2nd Dec 20 Windmills were more common in Cheshire than one might expect. The Wirral was the main location and their history is brilliantly recorded in Rowan Patel’s ,’The Windmills and Watermills of Wirral’ 2016.

Cheshire’s 18 Domesday mills were all watermills. Two on the Wirral and of the other 16, possibly 8 were on the R,Gowy. Windmills first appeared in England, in the 1180’s and on the Wirral in 1270. Early records for Cheshire suggest some early ones did exist, but I cannot recall any published evidence. Most recorded ones are post-C17th.

10th April 2021.

Some fascinating research appears in Rowan Patel’s recent article( Lancashire and Cheshire’s First Windmills: A Review of the Thirteenth-Century Evidence) shows there were 23 late  C13th and very early C14th windmills, in Lancashire and Cheshire, with the majority held by religious houses. St.Werburgh’s Abbey held a windmill in Saighton and Whitby (Heath?)

The assumption that windmills needed high, exposed sites to be viable. True, high ground offered a clear advantage but many mill sites can hardly be regarded this way. Over time, being taller, set on mounds and stone built almost obviated the need for high ground. Windmills were built in low lying areas where exposure to the wind was not compromised.

As almost all Cheshire’s windmills are gone, to find them, without documentary evidence, in any form, is very difficult. Aerial photography is a real bonus in locating the characteristic field impression left behind, IF it hasn’t be ploughed out, filled-in or in any other form of extinction. The following are key clues:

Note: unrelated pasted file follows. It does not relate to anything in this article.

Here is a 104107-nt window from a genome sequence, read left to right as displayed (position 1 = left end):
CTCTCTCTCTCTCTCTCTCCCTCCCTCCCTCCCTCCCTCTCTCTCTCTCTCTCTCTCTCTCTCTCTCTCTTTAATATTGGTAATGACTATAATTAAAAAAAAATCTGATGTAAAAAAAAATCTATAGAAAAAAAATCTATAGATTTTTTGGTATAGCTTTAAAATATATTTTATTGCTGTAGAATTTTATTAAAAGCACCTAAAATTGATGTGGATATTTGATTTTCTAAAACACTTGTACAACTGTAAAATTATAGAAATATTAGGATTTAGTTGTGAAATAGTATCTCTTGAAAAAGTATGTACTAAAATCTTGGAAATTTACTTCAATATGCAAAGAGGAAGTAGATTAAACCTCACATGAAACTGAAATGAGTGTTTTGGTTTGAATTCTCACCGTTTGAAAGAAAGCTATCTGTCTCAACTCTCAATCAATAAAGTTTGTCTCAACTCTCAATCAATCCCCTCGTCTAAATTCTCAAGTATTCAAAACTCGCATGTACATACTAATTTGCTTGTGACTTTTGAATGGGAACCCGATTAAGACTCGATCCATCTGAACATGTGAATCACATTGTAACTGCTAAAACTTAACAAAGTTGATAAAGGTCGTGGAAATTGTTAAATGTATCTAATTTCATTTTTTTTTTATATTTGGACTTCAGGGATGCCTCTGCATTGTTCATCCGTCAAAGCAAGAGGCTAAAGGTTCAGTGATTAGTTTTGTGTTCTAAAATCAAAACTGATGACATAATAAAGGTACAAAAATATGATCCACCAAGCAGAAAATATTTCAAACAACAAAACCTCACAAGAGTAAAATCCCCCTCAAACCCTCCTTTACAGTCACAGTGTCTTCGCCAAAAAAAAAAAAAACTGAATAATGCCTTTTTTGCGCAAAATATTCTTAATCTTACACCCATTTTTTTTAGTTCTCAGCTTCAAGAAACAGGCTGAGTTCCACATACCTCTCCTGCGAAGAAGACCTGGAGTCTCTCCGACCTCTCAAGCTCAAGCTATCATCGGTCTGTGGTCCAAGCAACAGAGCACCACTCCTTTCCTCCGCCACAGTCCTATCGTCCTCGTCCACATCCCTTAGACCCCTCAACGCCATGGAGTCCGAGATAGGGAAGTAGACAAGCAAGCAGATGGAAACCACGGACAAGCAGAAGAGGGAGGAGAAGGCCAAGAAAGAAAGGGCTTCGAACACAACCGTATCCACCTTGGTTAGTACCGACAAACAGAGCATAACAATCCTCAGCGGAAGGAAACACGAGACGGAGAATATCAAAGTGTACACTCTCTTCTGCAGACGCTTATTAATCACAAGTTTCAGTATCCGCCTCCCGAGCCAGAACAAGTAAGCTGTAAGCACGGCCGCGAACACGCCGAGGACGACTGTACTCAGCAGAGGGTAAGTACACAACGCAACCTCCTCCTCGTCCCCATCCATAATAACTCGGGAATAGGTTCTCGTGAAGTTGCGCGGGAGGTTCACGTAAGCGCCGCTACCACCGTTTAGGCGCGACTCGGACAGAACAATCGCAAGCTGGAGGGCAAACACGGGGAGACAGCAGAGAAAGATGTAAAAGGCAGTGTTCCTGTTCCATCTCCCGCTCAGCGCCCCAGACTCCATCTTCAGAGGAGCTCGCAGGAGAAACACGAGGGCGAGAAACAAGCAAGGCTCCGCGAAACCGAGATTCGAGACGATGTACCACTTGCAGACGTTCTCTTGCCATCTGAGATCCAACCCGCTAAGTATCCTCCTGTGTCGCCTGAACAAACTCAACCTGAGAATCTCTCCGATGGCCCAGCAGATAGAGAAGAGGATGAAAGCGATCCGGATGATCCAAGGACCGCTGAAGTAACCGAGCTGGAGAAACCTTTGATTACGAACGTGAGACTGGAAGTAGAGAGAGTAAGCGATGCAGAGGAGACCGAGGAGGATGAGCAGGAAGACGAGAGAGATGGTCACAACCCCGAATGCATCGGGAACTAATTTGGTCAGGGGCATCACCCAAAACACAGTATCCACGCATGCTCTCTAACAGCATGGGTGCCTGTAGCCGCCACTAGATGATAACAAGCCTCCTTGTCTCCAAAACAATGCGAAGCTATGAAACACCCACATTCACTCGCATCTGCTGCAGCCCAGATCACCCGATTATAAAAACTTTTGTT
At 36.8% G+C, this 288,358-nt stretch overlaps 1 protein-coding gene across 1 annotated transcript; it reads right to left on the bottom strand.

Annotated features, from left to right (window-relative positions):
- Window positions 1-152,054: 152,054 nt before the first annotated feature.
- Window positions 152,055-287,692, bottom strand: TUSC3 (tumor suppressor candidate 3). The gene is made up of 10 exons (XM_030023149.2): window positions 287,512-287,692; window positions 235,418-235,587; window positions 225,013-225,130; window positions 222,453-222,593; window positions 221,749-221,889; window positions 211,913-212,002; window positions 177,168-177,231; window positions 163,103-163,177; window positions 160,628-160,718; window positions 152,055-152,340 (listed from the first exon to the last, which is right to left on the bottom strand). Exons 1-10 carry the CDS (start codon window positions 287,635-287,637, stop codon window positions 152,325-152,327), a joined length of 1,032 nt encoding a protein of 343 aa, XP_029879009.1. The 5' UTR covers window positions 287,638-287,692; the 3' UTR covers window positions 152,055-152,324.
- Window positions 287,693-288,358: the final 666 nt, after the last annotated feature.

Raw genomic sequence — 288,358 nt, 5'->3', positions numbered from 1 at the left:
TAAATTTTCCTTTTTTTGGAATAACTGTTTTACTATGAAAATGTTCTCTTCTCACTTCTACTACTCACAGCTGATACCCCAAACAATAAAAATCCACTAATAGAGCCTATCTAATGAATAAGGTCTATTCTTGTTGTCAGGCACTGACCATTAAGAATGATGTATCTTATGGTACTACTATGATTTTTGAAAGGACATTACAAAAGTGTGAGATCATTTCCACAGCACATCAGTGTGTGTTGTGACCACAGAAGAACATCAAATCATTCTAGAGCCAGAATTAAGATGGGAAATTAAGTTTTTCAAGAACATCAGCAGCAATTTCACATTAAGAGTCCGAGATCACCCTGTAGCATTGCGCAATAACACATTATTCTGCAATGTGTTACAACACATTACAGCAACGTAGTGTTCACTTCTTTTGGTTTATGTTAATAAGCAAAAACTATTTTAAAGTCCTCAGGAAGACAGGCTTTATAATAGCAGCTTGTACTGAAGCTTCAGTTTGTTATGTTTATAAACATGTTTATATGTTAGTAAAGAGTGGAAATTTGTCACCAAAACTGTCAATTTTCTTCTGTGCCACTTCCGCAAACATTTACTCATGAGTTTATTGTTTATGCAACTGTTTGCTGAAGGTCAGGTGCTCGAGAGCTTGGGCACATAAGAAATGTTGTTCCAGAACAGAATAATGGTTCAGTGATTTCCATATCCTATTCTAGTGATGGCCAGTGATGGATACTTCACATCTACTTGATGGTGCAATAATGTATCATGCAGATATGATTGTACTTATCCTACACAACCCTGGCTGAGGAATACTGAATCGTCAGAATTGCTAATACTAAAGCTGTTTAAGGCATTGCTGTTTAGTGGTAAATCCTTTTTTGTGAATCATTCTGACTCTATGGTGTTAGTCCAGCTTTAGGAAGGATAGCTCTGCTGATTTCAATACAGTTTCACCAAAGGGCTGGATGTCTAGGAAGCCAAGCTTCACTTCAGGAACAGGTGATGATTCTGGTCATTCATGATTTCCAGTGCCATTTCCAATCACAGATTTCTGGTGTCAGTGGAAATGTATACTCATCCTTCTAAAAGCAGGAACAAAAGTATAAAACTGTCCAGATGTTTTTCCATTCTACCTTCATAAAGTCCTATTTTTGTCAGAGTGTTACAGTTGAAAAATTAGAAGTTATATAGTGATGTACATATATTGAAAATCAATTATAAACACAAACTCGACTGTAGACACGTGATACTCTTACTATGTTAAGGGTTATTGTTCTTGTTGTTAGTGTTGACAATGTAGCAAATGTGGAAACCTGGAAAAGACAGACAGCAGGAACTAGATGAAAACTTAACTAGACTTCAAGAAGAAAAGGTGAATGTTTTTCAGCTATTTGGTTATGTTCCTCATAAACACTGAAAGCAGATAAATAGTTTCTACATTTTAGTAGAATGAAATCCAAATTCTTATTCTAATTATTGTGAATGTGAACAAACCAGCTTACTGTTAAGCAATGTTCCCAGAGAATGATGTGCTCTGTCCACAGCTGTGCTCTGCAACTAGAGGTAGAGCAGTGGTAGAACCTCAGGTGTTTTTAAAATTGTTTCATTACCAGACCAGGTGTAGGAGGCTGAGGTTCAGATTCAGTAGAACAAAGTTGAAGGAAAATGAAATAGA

(1) the contrast in grassland highlighting the former walls of the mill

(2) Actual solid foundations for wooden mills, in particular, ensured stability. Here cut into solid geology

(3)  The timber ‘cross-trees’  set on stone pillars,. Early post mills revolved, by hand. round a fixed pole in the centre.  Gradually, only the ‘cap’ at the top of the mill moved round to enable to catch the wind from the best direction.

4th Dec. 20 :Foulk Stapleford Windmill

Not all windmills were built on high. Some were physical moved to a different site, when Lord Crewe demand it moved from  behind Peckforton Hall Farm, to Luddington Hill, Tarporley ,above the A49; a more appropriate site.

Such an auxiliary windmills supported water mills when problems of water supply caused the millwheel to stop. In winter, many watermills were disabled by floodwater or freezing conditions.  Bott, Cornmill Sites in Cheshire, records that in 1607, the two mills at Stapleford ceased due to freezing of R.Gowy. He suggests one was a  cornmill/fulling mill. This reference is included to highlight there being a unknown windmill at Stapleford ,  though in fairness, Bott does suggest ‘there were others’ at Stapleford.

This  is the aerial image that first prompted a windmill  at Foulk Stapleford when compared to a present day site


Radial pattern of paths to the Stapleford site are similar to the one shown above.

The windmill was on the boundary of Hargrave parish, seen below on aerial view

A reference in Ormerod (Vol 2) relating to the John Bruen, points to a possible fulling mill for the refining of wool and this mill, might well have been used for that purpose and not the two watermills on the Gowy, as Bott records.


6th Dec 20 :Mouldsworth Windmill…discovered